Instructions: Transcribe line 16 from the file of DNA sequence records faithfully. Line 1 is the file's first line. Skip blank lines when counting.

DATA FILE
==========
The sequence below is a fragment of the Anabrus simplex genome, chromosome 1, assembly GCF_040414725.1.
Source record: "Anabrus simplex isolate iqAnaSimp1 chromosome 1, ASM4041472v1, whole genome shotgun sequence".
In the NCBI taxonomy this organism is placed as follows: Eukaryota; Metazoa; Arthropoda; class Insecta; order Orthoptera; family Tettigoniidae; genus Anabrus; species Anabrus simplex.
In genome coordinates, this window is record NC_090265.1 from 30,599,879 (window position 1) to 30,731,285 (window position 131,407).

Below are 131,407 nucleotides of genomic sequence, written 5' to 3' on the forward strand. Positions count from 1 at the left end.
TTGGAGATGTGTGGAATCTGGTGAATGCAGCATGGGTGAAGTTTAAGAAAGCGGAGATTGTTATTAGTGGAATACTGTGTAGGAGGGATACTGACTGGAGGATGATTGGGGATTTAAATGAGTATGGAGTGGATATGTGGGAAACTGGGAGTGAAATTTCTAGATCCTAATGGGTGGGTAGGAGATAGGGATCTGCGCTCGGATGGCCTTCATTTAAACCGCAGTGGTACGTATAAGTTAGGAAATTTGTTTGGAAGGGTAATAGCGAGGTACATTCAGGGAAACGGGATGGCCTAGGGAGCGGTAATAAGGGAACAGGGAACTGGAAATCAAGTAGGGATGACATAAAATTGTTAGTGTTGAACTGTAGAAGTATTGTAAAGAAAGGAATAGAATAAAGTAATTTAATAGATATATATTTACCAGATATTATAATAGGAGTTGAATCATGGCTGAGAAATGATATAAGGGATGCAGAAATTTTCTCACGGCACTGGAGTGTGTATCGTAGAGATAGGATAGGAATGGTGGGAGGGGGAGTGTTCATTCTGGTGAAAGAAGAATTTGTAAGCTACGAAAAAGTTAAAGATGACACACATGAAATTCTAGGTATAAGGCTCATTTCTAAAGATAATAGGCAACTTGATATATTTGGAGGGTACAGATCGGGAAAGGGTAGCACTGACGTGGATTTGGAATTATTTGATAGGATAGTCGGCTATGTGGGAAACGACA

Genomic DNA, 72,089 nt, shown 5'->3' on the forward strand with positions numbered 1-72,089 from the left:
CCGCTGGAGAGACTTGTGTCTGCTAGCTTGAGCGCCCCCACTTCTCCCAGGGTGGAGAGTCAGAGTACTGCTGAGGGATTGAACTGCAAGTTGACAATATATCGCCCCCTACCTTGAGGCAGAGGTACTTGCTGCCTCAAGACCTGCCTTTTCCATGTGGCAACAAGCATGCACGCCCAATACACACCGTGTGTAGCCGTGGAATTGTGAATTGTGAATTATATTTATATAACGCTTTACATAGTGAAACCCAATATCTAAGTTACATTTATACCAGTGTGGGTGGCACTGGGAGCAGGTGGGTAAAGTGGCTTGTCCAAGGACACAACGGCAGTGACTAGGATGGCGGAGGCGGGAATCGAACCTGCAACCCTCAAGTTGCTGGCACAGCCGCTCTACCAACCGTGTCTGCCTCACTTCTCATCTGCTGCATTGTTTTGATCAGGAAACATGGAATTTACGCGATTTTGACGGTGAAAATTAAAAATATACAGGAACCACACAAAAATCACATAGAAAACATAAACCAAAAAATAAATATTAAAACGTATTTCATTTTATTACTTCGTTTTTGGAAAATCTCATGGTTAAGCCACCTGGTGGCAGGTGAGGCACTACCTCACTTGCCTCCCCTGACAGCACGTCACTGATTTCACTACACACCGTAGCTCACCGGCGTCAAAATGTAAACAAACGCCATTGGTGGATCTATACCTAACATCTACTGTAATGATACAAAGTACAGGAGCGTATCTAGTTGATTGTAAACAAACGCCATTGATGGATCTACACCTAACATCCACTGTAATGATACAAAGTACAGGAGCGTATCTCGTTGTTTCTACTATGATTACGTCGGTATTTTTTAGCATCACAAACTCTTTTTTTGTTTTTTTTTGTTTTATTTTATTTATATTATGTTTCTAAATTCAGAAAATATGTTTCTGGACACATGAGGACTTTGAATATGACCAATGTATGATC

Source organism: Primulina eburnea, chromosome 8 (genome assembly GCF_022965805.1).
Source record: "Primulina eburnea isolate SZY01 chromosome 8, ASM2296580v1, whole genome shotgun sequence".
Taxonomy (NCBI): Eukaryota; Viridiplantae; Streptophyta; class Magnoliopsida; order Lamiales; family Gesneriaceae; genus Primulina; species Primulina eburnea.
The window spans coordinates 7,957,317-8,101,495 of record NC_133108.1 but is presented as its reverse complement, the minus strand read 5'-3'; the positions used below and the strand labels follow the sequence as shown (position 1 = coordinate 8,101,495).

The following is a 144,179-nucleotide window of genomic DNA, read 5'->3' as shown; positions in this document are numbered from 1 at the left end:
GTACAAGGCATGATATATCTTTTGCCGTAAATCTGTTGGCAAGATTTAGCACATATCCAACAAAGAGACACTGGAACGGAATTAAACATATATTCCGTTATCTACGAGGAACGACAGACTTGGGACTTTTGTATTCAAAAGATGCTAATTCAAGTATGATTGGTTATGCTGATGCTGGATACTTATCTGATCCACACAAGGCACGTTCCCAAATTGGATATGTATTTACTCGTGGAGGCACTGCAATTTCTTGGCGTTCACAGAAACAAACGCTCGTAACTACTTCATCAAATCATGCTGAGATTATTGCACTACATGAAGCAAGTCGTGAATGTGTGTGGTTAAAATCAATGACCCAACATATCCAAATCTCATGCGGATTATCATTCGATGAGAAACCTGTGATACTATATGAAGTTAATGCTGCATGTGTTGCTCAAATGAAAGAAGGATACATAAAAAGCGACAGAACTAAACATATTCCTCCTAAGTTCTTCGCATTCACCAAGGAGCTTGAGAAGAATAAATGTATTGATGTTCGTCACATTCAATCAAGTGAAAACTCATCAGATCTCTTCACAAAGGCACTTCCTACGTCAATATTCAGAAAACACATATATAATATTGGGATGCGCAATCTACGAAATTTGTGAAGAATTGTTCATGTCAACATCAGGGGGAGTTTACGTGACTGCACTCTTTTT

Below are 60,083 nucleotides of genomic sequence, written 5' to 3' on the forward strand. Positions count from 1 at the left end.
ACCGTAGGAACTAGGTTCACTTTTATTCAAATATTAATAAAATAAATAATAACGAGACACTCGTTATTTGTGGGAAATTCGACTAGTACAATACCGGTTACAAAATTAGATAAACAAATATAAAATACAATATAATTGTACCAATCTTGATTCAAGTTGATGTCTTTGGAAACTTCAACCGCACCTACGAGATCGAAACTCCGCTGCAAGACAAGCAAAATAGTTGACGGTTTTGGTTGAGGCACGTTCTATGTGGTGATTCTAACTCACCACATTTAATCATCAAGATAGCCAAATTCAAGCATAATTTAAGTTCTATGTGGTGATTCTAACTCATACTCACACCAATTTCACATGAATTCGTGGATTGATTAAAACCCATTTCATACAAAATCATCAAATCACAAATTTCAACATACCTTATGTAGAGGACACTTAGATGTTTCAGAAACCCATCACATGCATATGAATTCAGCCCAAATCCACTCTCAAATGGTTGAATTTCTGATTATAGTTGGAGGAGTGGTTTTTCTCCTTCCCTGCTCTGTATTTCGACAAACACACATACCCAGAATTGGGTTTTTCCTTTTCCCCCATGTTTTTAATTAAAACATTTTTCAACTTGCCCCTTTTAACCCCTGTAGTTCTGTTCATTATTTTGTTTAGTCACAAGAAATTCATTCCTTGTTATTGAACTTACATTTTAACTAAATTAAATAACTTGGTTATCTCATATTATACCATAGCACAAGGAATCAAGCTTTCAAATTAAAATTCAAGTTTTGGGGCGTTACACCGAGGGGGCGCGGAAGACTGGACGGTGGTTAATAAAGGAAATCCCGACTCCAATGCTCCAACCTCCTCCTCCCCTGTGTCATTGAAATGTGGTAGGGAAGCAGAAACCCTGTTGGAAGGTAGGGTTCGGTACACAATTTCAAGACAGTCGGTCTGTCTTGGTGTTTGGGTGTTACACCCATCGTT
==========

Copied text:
ACCGTAGGAACTAGGTTCACTTTTATTCAAATATTAATAAAATAAATAATAACGAGACACTCGTTATTTGTGGGAAATTCGACTAGTACAATACCGGTTACAAAATTAGATAAACAAATATAAAATACAATATAATTGTACCAATCTTGATTCAAGTTGATGTCTTTGGAAACTTCAACCGCACCTACGAGATCGAAACTCCGCTGCAAGACAAGCAAAATAGTTGACGGTTTTGGTTGAGGCACGTTCTATGTGGTGATTCTAACTCACCACATTTAATCATCAAGATAGCCAAATTCAAGCATAATTTAAGTTCTATGTGGTGATTCTAACTCATACTCACACCAATTTCACATGAATTCGTGGATTGATTAAAACCCATTTCATACAAAATCATCAAATCACAAATTTCAACATACCTTATGTAGAGGACACTTAGATGTTTCAGAAACCCATCACATGCATATGAATTCAGCCCAAATCCACTCTCAAATGGTTGAATTTCTGATTATAGTTGGAGGAGTGGTTTTTCTCCTTCCCTGCTCTGTATTTCGACAAACACACATACCCAGAATTGGGTTTTTCCTTTTCCCCCATGTTTTTAATTAAAACATTTTTCAACTTGCCCCTTTTAACCCCTGTAGTTCTGTTCATTATTTTGTTTAGTCACAAGAAATTCATTCCTTGTTATTGAACTTACATTTTAACTAAATTAAATAACTTGGTTATCTCATATTATACCATAGCACAAGGAATCAAGCTTTCAAATTAAAATTCAAGTTTTGGGGCGTTACACCGAGGGGGCGCGGAAGACTGGACGGTGGTTAATAAAGGAAATCCCGACTCCAATGCTCCAACCTCCTCCTCCCCTGTGTCATTGAAATGTGGTAGGGAAGCAGAAACCCTGTTGGAAGGTAGGGTTCGGTACACAATTTCAAGACAGTCGGTCTGTCTTGGTGTTTGGGTGTTACACCCATCGTT